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Archive by Dave Ashbolt

5 PPC Trends to Watch Out For in 2021


Who better to predict the latest PPC trends than Dave, our wonderful Head of PPC? Read on for the top 5 2021 trends that he thinks will affect Pay Per Click advertising in the coming year.  

1. Less Data

In 2020, Google Ads made a change that meant advertisers could see less search query data in their reports – we’ve seen around a 30%-35% drop in search query data since that change has been made. In addition to this, websites are required to have much stricter cookie policies in place and need users to accept their policies to track their marketing activity, such as how they engage on a website using Google Analytics.

What does this mean? 

Advertisers have less visibility of users’ search queries and behaviour. This means making decisions based on less data – so advertisers will need to be more flexible.


2. Automation

This is something that crops up every year and is no different in 2021. Advertisers will need to be more reliant on automation, providing they have the right conversion set up which focuses on high quality leads (eg. track conversions for enquiry forms rather than a link click), otherwise platforms will optimise across the board. Also, considering the reduction in available data, advertisers will be more reliant on bid automation or smart campaigns.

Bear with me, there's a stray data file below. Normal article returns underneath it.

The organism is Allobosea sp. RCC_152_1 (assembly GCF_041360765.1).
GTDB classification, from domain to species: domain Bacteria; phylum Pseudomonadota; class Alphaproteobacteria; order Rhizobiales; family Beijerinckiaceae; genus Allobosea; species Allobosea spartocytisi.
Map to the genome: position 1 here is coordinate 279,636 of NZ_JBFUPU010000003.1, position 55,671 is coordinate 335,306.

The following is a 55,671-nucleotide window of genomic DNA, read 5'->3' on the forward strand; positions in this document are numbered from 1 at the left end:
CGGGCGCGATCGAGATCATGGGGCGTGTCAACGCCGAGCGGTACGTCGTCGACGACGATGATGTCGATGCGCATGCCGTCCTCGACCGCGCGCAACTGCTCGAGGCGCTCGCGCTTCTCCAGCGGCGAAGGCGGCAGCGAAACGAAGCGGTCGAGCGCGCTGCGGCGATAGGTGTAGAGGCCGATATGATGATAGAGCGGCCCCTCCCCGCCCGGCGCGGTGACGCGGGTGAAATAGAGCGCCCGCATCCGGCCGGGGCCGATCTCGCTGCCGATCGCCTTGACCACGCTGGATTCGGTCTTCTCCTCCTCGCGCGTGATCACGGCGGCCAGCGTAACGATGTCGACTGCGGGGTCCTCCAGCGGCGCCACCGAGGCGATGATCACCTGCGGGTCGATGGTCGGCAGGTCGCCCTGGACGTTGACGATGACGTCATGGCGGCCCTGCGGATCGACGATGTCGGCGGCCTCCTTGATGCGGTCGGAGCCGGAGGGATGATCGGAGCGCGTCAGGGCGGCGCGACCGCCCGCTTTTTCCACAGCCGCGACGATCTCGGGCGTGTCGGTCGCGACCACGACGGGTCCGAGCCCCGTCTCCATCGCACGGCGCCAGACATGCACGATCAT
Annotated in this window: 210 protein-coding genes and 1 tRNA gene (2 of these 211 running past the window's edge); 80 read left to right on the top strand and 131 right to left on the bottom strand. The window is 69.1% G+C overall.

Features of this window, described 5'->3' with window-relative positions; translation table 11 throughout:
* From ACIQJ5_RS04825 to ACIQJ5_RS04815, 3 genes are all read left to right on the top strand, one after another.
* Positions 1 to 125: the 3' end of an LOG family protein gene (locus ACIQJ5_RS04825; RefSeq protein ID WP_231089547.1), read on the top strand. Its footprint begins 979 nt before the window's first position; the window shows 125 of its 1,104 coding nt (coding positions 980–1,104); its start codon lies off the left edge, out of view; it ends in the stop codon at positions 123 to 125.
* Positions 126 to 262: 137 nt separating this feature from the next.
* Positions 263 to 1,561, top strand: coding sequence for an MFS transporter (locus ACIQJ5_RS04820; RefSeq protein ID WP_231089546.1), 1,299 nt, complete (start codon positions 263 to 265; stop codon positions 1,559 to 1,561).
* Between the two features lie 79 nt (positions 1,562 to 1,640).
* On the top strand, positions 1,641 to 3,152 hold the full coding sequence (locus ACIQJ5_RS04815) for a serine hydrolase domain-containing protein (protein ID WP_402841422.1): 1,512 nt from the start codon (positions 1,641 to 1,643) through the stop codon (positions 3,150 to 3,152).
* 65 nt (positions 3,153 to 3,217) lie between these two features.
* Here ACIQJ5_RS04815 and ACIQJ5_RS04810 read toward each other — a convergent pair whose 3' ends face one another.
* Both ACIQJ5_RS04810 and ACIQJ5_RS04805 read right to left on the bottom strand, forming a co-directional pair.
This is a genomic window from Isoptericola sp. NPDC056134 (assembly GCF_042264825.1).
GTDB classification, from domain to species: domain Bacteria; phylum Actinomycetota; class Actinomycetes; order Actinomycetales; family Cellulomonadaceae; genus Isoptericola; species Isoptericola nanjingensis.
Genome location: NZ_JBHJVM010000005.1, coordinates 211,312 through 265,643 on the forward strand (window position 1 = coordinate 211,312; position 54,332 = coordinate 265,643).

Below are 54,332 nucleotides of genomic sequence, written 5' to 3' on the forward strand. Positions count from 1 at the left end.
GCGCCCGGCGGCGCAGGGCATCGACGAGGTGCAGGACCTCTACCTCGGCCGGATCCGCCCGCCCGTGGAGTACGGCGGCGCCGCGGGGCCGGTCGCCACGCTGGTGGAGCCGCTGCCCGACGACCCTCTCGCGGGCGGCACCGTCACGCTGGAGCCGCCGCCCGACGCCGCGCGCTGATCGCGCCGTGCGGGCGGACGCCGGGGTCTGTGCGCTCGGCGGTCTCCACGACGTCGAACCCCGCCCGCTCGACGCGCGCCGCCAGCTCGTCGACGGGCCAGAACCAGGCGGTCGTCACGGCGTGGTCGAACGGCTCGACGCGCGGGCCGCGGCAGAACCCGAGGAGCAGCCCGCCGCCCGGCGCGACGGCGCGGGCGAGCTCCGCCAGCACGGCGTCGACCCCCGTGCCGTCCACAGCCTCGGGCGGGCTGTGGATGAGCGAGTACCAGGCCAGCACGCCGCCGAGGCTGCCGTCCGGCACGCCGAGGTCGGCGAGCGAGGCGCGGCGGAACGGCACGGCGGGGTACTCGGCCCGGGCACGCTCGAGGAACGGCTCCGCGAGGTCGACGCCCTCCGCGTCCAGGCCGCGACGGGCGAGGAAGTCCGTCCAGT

3. Ad Formats and Messaging

In 2021 Google will be phasing out expanded text ads, and moving to responsive search ads. With this ad format having a variety of ad combinations, it’s so important that advertisers use the right message to capture their target audience. 

RSAs (responsive search ads) and DSAs (dynamic search ads) are more prominent now and in a lot of cases we are seeing that these outperform the standard ad formats, so switching to these could prompt an uplift in key metrics such as CTR, CPC and conversions.


4. Ecommerce Growth

The COVID-19 pandemic and resulting lockdown in countries across the world has meant that people have had to rely on buying online in 2020. Last year we onboarded three companies who had set up online businesses during lockdown and seen huge success by promoting their websites through Google Shopping – and we expect this to continue in 2021.